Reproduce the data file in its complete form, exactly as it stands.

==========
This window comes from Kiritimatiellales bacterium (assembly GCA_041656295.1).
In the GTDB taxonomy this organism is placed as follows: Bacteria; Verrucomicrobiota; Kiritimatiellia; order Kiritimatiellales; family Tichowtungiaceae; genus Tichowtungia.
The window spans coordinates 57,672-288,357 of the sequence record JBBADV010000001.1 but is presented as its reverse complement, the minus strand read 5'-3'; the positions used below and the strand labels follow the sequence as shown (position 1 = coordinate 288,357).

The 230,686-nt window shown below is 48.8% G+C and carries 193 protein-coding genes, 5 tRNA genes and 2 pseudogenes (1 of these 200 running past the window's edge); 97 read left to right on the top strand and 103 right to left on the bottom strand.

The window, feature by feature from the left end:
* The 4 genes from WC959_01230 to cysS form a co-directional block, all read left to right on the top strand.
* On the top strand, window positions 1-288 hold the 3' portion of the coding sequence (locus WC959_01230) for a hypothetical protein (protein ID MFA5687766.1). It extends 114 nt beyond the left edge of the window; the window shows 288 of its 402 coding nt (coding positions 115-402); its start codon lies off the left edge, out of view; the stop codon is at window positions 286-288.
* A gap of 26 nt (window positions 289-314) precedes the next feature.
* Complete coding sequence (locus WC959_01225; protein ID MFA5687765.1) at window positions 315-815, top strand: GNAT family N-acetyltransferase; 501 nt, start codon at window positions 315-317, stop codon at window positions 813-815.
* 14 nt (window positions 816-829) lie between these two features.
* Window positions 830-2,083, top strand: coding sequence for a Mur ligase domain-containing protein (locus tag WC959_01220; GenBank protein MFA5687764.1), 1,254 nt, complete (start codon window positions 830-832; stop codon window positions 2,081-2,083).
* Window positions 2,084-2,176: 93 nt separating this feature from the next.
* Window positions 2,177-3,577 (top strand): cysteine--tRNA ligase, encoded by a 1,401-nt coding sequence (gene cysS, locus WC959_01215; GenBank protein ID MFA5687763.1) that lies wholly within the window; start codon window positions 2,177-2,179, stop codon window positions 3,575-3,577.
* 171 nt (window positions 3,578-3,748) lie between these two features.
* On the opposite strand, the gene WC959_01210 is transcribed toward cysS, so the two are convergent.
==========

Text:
This window comes from Kiritimatiellales bacterium (assembly GCA_041656295.1).
In the GTDB taxonomy this organism is placed as follows: Bacteria; Verrucomicrobiota; Kiritimatiellia; order Kiritimatiellales; family Tichowtungiaceae; genus Tichowtungia.
The window spans coordinates 57,672-288,357 of the sequence record JBBADV010000001.1 but is presented as its reverse complement, the minus strand read 5'-3'; the positions used below and the strand labels follow the sequence as shown (position 1 = coordinate 288,357).

The 230,686-nt window shown below is 48.8% G+C and carries 193 protein-coding genes, 5 tRNA genes and 2 pseudogenes (1 of these 200 running past the window's edge); 97 read left to right on the top strand and 103 right to left on the bottom strand.

The window, feature by feature from the left end:
* The 4 genes from WC959_01230 to cysS form a co-directional block, all read left to right on the top strand.
* On the top strand, window positions 1-288 hold the 3' portion of the coding sequence (locus WC959_01230) for a hypothetical protein (protein ID MFA5687766.1). It extends 114 nt beyond the left edge of the window; the window shows 288 of its 402 coding nt (coding positions 115-402); its start codon lies off the left edge, out of view; the stop codon is at window positions 286-288.
* A gap of 26 nt (window positions 289-314) precedes the next feature.
* Complete coding sequence (locus WC959_01225; protein ID MFA5687765.1) at window positions 315-815, top strand: GNAT family N-acetyltransferase; 501 nt, start codon at window positions 315-317, stop codon at window positions 813-815.
* 14 nt (window positions 816-829) lie between these two features.
* Window positions 830-2,083, top strand: coding sequence for a Mur ligase domain-containing protein (locus tag WC959_01220; GenBank protein MFA5687764.1), 1,254 nt, complete (start codon window positions 830-832; stop codon window positions 2,081-2,083).
* Window positions 2,084-2,176: 93 nt separating this feature from the next.
* Window positions 2,177-3,577 (top strand): cysteine--tRNA ligase, encoded by a 1,401-nt coding sequence (gene cysS, locus WC959_01215; GenBank protein ID MFA5687763.1) that lies wholly within the window; start codon window positions 2,177-2,179, stop codon window positions 3,575-3,577.
* 171 nt (window positions 3,578-3,748) lie between these two features.
* On the opposite strand, the gene WC959_01210 is transcribed toward cysS, so the two are convergent.